Surely you’ve heard that 2008 is the year of a presidential election here in the United States, as well as the year of the Summer Olympics in Beijing. Personally, I hope that 2008 will be a good one for the St. Louis Cardinals, whose season gets started on Monday.
This is also the International Year of the Potato, according to a decree by the United Nations. In 2008, the UN wants “to increase awareness of the importance of the potato as a food in developing nations.”
It’s the world’s fourth-most-important crop, after corn, wheat, and rice. The French call it the “ground apple” and my farming friends in Sweden call it an “earth pear”—succulent names for a blue-collar root vegetable that is one of agriculture’s great workhorses. “The potato produces more nutritious food more quickly, on less land, and in harsher climates than any other major crop,” says a UN website.
The potato is grown all over the world, with about half of its harvest taking place in developing countries. It’s rich in calories, making it an excellent source of energy—especially in nations that are more concerned about malnutrition than the low-carb Atkins diet. Finally, demand for it is growing.
So the potato looks to have a bright future. But it also has a rich past, and it has played a crucial role in economics, trade, and globalization.
The plant is native to South America, where farmers have grown it for thousands of years. The earliest potatoes, according to the Oxford Companion to Food, were “small, misshapen, and knobbly” and tasted bitter. Through breeding (genetic changes), they became bigger, rounder, and more appetizing.
The European encounter with the New World began the potato’s process of globalization. In the 16th century, farmers in Spain and Italy planted their first potatoes. Then the crop spread everywhere. Its advantages were significant enough to overcome occasional religious objections, based on the concern that the potato isn’t mentioned anywhere in the Bible. The Irish came up with a clever solution to this problem: They sprinkled holy water on their seed potatoes and planted them on Good Friday.
Because potatoes are packed with calories and easy to grow, their cultivation in Europe made it possible for large numbers of people to move from farms to cities. They “liberated workers from the land,” writes The Economist, and thereby planted the seeds for the industrial revolution.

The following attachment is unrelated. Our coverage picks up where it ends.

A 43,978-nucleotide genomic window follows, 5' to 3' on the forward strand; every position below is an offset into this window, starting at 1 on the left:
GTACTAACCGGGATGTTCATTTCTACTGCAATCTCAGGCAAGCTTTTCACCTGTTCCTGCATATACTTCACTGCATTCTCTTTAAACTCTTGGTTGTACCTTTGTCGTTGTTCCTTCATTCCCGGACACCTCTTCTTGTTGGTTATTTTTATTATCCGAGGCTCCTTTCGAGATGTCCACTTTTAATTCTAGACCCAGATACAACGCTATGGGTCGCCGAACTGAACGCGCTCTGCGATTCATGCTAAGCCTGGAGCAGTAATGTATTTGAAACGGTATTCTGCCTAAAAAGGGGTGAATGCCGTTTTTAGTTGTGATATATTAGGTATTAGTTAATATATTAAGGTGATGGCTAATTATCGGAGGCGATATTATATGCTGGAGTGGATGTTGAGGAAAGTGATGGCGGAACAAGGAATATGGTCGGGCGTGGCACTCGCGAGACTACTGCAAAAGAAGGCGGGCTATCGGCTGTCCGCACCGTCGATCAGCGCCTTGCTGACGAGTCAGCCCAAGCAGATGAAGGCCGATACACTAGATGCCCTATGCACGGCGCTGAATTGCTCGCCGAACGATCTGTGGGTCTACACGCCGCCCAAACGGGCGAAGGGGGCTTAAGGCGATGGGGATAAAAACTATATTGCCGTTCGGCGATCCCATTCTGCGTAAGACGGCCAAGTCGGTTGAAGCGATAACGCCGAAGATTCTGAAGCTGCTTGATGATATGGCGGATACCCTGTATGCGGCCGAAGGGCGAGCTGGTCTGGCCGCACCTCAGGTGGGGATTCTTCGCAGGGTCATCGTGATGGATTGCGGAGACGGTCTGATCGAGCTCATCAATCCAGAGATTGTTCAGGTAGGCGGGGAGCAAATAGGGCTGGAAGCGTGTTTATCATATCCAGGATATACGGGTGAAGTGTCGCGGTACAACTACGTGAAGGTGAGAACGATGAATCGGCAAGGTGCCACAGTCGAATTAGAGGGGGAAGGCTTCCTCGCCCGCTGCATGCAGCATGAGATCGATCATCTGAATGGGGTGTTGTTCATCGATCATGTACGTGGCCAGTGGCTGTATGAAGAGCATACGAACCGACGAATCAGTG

Potatoes also fueled international trade, in a completely unexpected way. In the early 19th century, Britain imposed hefty tariffs known as the Corn Laws. Their purpose was to shield domestic agriculture from foreign competition. The result was to keep food prices artificially high, which helped rich landowners but frustrated uppity manufacturers who wanted British consumers to enjoy more disposable income. That’s always the price of protectionism: More money for special interests, and less cash for ordinary people.
It took the Irish Potato Famine in the 1840s to repeal the Corn Laws. Sir Robert Peel, the Conservative prime minister, called for their abolition so that the starving people of Ireland could have something to eat. Peel’s moral argument prevailed, though this success soon cost him his political career.
Growing potatoes may be relatively ‘easy’ but breeding a healthier and stronger potato that has consumer benefits like antioxidants, enhanced vitamins (C, A and E) and improved starch content is difficult and a long, slow process using traditional breeding. That’s just how the potato works. Today, researchers are using intragenics – using biotechnology to introduce new traits from other potato varieties – to produce potatoes with these added-value attributes.
Modern agricultural practices make the appearance of a new potato famine unlikely. Even so, the potato finds itself at the center of a new controversy in Europe, where farmers would like a special GM variety approved for use. The potato in question isn’t even grown for food. Instead, it generates a starch that’s an industrial ingredient for glossy paper, adhesive cement, and other products.
The EU’s unnecessary restrictions on GM crops are the Corn Laws of our time, especially because they’re holding back poor nations in Africa and elsewhere from adopting advanced agricultural practices. Europe could hardly choose a better time or rationale than the International Year of the Potato for rethinking its small-minded opposition to sensible biotechnology.
Dean Kleckner, an Iowa farmer, chairs Truth About Trade & Technology. www.truthabouttrade.org